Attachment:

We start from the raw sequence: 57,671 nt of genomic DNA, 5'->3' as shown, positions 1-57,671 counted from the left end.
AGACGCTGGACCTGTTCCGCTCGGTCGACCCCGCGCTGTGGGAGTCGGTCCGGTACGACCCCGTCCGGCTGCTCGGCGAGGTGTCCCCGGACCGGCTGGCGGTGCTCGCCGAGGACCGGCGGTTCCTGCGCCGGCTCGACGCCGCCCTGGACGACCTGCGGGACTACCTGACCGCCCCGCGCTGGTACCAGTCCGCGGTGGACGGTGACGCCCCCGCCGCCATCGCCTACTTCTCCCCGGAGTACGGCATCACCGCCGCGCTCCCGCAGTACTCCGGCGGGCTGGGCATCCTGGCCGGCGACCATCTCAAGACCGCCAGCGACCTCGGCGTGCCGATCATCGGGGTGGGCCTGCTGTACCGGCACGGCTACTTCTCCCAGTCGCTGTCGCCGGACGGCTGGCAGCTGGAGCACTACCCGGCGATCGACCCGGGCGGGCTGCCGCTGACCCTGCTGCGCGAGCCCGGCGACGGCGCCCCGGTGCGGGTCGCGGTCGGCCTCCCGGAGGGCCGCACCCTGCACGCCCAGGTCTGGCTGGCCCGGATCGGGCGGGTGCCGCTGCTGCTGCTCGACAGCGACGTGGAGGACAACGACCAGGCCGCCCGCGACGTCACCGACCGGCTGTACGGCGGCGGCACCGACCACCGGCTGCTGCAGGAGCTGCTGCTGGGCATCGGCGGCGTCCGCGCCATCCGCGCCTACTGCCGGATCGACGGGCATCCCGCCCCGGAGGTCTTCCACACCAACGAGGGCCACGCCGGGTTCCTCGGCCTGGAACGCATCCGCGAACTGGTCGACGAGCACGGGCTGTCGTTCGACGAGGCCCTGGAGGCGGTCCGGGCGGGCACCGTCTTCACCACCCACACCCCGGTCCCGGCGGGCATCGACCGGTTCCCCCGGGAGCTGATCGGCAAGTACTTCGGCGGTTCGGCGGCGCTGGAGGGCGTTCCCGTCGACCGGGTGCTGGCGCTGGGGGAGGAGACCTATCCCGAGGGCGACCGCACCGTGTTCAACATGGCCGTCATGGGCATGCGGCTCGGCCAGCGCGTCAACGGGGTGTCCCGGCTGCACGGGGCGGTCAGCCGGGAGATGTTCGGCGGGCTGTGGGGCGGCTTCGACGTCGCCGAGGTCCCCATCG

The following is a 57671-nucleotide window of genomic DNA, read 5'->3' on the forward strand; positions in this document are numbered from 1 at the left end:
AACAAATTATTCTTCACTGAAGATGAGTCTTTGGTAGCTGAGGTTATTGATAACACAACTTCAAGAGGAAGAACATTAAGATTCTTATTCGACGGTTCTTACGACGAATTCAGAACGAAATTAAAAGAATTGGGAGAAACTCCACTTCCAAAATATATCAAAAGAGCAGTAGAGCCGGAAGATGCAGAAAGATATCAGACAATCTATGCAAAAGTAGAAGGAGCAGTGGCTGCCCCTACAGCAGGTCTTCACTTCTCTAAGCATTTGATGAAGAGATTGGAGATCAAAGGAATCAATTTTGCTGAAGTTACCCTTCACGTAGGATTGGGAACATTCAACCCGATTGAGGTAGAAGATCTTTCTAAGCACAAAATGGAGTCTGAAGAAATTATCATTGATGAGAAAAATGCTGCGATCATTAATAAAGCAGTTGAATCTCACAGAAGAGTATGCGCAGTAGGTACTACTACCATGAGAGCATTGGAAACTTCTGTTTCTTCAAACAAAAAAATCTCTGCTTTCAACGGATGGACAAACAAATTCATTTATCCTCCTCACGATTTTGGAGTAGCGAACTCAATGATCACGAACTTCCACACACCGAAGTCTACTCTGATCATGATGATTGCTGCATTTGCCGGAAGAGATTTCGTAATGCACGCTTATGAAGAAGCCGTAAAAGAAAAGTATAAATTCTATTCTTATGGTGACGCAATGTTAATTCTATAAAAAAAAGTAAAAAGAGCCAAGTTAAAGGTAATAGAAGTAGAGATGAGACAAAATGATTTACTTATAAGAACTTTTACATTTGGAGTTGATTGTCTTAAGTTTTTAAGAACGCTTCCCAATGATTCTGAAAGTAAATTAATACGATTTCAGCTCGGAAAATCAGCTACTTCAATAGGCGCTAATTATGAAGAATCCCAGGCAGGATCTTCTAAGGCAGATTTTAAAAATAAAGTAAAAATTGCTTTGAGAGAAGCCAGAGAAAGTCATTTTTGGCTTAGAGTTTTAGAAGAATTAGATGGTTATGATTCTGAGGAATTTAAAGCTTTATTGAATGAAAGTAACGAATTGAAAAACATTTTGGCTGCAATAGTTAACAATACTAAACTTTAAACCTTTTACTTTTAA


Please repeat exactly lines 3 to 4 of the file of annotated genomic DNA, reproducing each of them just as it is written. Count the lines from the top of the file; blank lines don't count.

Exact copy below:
The following is a 57671-nucleotide window of genomic DNA, read 5'->3' on the forward strand; positions in this document are numbered from 1 at the left end:
AACAAATTATTCTTCACTGAAGATGAGTCTTTGGTAGCTGAGGTTATTGATAACACAACTTCAAGAGGAAGAACATTAAGATTCTTATTCGACGGTTCTTACGACGAATTCAGAACGAAATTAAAAGAATTGGGAGAAACTCCACTTCCAAAATATATCAAAAGAGCAGTAGAGCCGGAAGATGCAGAAAGATATCAGACAATCTATGCAAAAGTAGAAGGAGCAGTGGCTGCCCCTACAGCAGGTCTTCACTTCTCTAAGCATTTGATGAAGAGATTGGAGATCAAAGGAATCAATTTTGCTGAAGTTACCCTTCACGTAGGATTGGGAACATTCAACCCGATTGAGGTAGAAGATCTTTCTAAGCACAAAATGGAGTCTGAAGAAATTATCATTGATGAGAAAAATGCTGCGATCATTAATAAAGCAGTTGAATCTCACAGAAGAGTATGCGCAGTAGGTACTACTACCATGAGAGCATTGGAAACTTCTGTTTCTTCAAACAAAAAAATCTCTGCTTTCAACGGATGGACAAACAAATTCATTTATCCTCCTCACGATTTTGGAGTAGCGAACTCAATGATCACGAACTTCCACACACCGAAGTCTACTCTGATCATGATGATTGCTGCATTTGCCGGAAGAGATTTCGTAATGCACGCTTATGAAGAAGCCGTAAAAGAAAAGTATAAATTCTATTCTTATGGTGACGCAATGTTAATTCTATAAAAAAAAGTAAAAAGAGCCAAGTTAAAGGTAATAGAAGTAGAGATGAGACAAAATGATTTACTTATAAGAACTTTTACATTTGGAGTTGATTGTCTTAAGTTTTTAAGAACGCTTCCCAATGATTCTGAAAGTAAATTAATACGATTTCAGCTCGGAAAATCAGCTACTTCAATAGGCGCTAATTATGAAGAATCCCAGGCAGGATCTTCTAAGGCAGATTTTAAAAATAAAGTAAAAATTGCTTTGAGAGAAGCCAGAGAAAGTCATTTTTGGCTTAGAGTTTTAGAAGAATTAGATGGTTATGATTCTGAGGAATTTAAAGCTTTATTGAATGAAAGTAACGAATTGAAAAACATTTTGGCTGCAATAGTTAACAATACTAAACTTTAAACCTTTTACTTTTAA